NEW YORK -- Fifteen U.S. Opens ago, at age 17, she spoke of hair beads and Algebra 2, of her dismay at losing some of the former on court and her preference for geometry over the latter in school. She charmed and chirped but threw in episodic snideness, as when somebody asked Venus Williams what happened in the final and she replied: "I went out there. Lost first set 6-0. Second set 6-4. Then awards ceremony."
Fourteen Wimbledons ago, at 18, she harangued a chair umpire, blubbered in her chair after haranguing the chair umpire and lectured us on the virtues of haranguing chair umpires. "I think the crowd probably enjoyed my emotional outbursts," she said. "I guess someone would turn the channel and suddenly see some girl screaming and keep it there, because I know I would. It probably brightened up someone's day."
Thirteen U.S. Opens ago at 19, she clapped so despondently in the stands upon her younger sister's maiden Grand Slam title that some wondered if Serena Williams' breakthrough Williams title might wreak friction. "No, I don't think so," Serena answered. "We really believe in family, in the family. I just don't see where it can affect her. Tennis is a game; it's not your life."
Here we are clear on up to 2012, and it's hard to believe that those stories even feature Venus Williams. It had to be some other person. You almost have to go look it up just to make sure. It's not that she revamped herself with some sudden, annoying and announced transformation. It's that she pretty much has left a fine trail of grace across the years. It's an opaque grace, not a gregarious grace, but a serene, formidable, eye-of-storm grace.
In her second-round, two-tiebreaker loss to Karolina Sprem of Croatia at Wimbledon in 2004, the chair umpire botched the score. You could watch tennis matches until your skin fried off and still not see a chair umpire botch a score. The umpire gave Sprem an unearned point, the All England Club gave the umpire the rest of the tournament off, and you could imagine the amount of preening and caterwauling that many a victim might have produced.
Not only did Venus fail to notice the injustice, but she said placidly: "I'd like to think he didn't do it on purpose. I don't think one call makes a match."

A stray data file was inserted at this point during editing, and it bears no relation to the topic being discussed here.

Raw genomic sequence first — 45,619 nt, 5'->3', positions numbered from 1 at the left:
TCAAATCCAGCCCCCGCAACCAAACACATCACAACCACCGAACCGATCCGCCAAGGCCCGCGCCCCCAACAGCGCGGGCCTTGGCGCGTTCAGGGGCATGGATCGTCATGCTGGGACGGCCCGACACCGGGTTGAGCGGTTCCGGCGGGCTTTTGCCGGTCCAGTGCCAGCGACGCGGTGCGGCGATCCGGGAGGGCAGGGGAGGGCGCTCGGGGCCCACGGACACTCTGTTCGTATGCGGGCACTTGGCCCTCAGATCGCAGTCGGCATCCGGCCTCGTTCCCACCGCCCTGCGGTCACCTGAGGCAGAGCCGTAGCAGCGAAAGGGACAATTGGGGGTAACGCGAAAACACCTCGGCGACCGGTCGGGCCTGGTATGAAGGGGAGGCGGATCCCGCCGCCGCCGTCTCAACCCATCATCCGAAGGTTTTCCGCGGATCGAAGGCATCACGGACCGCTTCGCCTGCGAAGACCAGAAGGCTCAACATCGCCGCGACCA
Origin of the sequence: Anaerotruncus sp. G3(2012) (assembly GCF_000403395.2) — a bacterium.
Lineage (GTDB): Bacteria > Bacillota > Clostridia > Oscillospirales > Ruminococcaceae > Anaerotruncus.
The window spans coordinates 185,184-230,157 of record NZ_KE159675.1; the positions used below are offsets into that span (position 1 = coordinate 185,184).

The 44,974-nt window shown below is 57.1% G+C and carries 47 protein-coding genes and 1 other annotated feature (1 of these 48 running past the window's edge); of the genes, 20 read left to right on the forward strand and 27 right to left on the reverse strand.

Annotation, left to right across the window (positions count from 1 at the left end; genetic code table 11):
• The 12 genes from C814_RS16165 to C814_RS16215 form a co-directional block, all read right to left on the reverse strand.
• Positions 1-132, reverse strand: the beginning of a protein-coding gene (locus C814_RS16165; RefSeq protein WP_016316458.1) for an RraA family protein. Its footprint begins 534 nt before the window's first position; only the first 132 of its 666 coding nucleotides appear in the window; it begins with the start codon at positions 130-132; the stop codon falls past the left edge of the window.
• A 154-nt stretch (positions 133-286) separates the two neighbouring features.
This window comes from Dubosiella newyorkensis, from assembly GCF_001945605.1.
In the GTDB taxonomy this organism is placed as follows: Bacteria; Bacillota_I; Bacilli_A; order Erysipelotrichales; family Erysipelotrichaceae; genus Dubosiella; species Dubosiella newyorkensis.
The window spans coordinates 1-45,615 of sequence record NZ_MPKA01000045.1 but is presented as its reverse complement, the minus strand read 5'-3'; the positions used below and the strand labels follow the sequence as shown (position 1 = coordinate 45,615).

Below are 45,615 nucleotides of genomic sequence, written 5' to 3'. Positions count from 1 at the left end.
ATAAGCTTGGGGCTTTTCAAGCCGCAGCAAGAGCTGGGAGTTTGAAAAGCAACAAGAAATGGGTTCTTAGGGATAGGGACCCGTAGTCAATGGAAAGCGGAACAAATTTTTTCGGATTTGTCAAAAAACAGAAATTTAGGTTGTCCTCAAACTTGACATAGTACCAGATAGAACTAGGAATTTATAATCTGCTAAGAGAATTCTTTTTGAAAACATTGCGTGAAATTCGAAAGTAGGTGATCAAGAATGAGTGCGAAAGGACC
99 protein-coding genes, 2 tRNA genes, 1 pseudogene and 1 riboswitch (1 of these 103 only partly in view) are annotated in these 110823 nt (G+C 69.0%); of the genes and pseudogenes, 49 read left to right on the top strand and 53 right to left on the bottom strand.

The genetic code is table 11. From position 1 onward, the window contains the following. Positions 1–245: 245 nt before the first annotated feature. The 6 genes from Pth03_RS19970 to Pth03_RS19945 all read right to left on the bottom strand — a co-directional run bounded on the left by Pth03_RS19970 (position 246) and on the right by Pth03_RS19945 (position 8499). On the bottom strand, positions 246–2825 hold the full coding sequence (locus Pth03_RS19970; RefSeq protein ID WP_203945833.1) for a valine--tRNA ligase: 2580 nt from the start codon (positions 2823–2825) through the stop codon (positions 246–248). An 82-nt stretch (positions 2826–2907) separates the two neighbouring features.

In a third-round, dispiriting loss to Flavia Pennetta of Italy at the French Open in 2008, the match trickled into the Parisian darkness before ending clunkily at 9:48 p.m. At 9:30 p.m., officials adjourned a nearby match until the next day, but Williams and Pennetta played on, absurdly, Pennetta's groundstrokes hitting a lot of lines. We think.
Beyond the gloaming it grew clear what had happened. Somebody in the offices had opened the red wine and the various officials, relishing the end of another grueling day at Roland Garros, simply left two seeded players out there slamming the ball around to the guesswork of the line judges. Had it gone to a third set and a second bottle, it really could have grown farcical.
A good many might have bemoaned to the chair or the media the nature of this 7-5, 6-3 defeat, maybe while throwing in the half-meant bit about it's-the-same-for-both-players. Williams said placidly: "It was dark, but that wasn't really what I was focused on. If I did stop, I would have wanted it at five-all, and that probably would have been a good time, a fair time for both of us."
Beyond that, she has made her dignified push through the years, tranquil even upon winning Wimbledon in 2007 and 2008. And beyond that, time and again and again she has watched her sister win from the stands, envy defeated, despondency departed, with nobody utilizing a brain questioning the sincerity of her support. She has seven Grand Slam titles, Serena 14, the reality entrenched, the aplomb aplenty. In part it's a feat of parenting.
Before playing her sister in the Wimbledon final of 2009, Venus said: "I don't necessarily want her to lose, but for sure I want me to win. Maybe that doesn't make sense. But when I'm playing someone else, for sure, I want them to lose. But I don't even want to see her disappointed in any way."
By Tuesday, a smart, formidable, curious, entire 32-year-old woman turned up behind the microphone in the U.S. Open interview room. She had won a first-round U.S. Open match, not a given. She had worn a well-received floral print of her own design that even Kate (Middleton) might have appreciated. And she had grasped for a year her Sjögren's syndrome, an autoimmune disease that makes unpredictable attacks on the energy reservoir.
She said life "never happens the way you want it to," so when you "don't make it to one goal, just make some more."
She said: "I just think after time, you still have the same symptoms over and over and over and over again. After a while you start to realize, OK, I'm not making this up; it's real. It becomes acceptance. You know, it's something you're thinking maybe tomorrow you're waking up and it's gone. It's not how it works. It just takes a while."
And she said: "Honestly, I didn't even understand what I was going through at this time last year. I feel like just this summer I've come to acceptance. Like it takes a long time to come to acceptance, especially when you're an athlete. You see yourself as this healthy person that nothing can defeat you. So it takes a while before you can kind of see yourself as someone with flaws and chips in the armor.
"Now that I have come to accept it, it helps me a lot in how I need to prepare for my matches, the mindset that I need coming into it. It's not as intimidating. I definitely was intimidated in a lot of matches this year, learning to come back and play with this. So I've come a long way mentally, emotionally, physically as well. I'm sure this is just the beginning of learning."
How did the girl with the hair beads and the Algebra 2 and the riveting outbursts grow up?
About as well as it can be done.